Loose Pass: Rugby World Cup travel diary as heatwave hits opening weekend

Supporters at opening Rugby World Cup weekend. Credit: Alamy
Supporters at opening Rugby World Cup weekend. Credit: Alamy

This week we will mostly be concerning ourselves with being on the road at the Rugby World Cup…

Il est arrive! The most eagerly-anticipated and open World Cup ever finally commenced in a late summer heatwave on Friday, thrilling, spilling and swilling its way through six of the host cities on a cracking weekend of rugby.

Open, we’ve all said, and yet despite some gallant performances, the old order prevailed every time. Namibia were stubborn against Italy, but still haven’t won a World Cup game. Chile’s debut ended in defeat. Fiji couldn’t surprise Wales. Even England, first-choice for many in the ‘tier one nation most likely to become a laughing stock’ category for the pool round, tore up the script and consigned Argentina to an ignominious loss. The only other tier one nations to lose were New Zealand and Scotland, who fell to other tier one nations in results which surprised nobody. Closer the gap between the establishment and rugby’s third estate of the second tier may be, but there’s still no sustained revolution.

Opening ceremony

Not on the pitch at least. The raucous boos which greeted President Macron at the opening ceremony were a surprise to Loose Pass, although to few around in the Stade de France. As one newly-made and well-oiled acquaintance later remarked: “I’m not sure if any leader in the world right now wouldn’t get booed,” an astute observation which reminded us just how pleasant the escapism of this World Cup might be, even if the elaborate escapism of the opening ceremony was a little overdone. If you ever need to see how bizarre humans can be, find a snippet of the woman who performed as a cockerel wearing what looked to be an inflated rubber glove as the cockscomb. Not even a heavyweight champion fighting cock could look that angry.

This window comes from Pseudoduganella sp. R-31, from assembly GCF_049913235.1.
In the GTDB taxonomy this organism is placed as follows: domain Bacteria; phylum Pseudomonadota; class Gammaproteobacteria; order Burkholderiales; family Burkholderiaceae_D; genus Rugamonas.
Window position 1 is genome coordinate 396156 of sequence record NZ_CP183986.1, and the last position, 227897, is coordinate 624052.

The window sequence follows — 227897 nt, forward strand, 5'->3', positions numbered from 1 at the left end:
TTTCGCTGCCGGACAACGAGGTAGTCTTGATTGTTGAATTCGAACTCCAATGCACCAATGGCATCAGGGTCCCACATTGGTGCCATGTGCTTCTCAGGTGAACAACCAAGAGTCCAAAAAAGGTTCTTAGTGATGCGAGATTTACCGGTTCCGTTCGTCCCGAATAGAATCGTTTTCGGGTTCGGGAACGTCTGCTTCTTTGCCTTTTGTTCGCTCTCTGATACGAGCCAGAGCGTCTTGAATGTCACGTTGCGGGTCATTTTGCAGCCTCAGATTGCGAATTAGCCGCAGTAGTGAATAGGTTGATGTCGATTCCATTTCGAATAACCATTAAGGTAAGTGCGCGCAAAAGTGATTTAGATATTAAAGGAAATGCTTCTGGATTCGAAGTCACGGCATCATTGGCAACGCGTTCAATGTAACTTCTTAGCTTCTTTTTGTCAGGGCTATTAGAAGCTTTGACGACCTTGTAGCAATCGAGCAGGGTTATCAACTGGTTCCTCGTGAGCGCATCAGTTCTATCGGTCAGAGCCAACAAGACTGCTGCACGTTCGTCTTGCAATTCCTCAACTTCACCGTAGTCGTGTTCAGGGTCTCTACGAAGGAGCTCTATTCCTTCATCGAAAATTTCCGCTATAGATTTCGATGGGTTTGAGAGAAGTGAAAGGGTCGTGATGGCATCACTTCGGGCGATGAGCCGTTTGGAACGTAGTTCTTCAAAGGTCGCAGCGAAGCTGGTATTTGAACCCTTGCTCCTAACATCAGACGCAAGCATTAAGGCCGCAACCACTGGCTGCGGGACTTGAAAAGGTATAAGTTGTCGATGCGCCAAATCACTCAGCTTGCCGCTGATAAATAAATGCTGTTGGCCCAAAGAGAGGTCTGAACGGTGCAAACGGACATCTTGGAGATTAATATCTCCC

New Zealand’s on-pitch leader Sam Cane didn’t wait to find out about how a modern-day leader’s reception might be, withdrawing with a back spasm before the game; appropriate in hindsight considering how spasmodically his team’s attack seemed to function. 16 years ago, having been stunned by France in a quarter-final, the New Zealand brains trust identified a lack of on-pitch leadership at key moments as a main reason for the loss, along with a remarkable display of defensive discipline from France and the rub of the green from the officials. On Friday? Plus ca change…

There was no doubting the fervour of the masses in the Stade de France though, with at least two locals describing it as the “best I’ve ever experienced here” and the roar that greeted Damian Penaud’s try shattering ear-drums and larynxes alike. Both quotes above were gathered before that try, after it the chap had not a vocal chord left with which to bestow further philosophical wisdom. Also appropriate, being as you would need to whisper it, but it wasn’t a game that matched the spectacle on the terraces.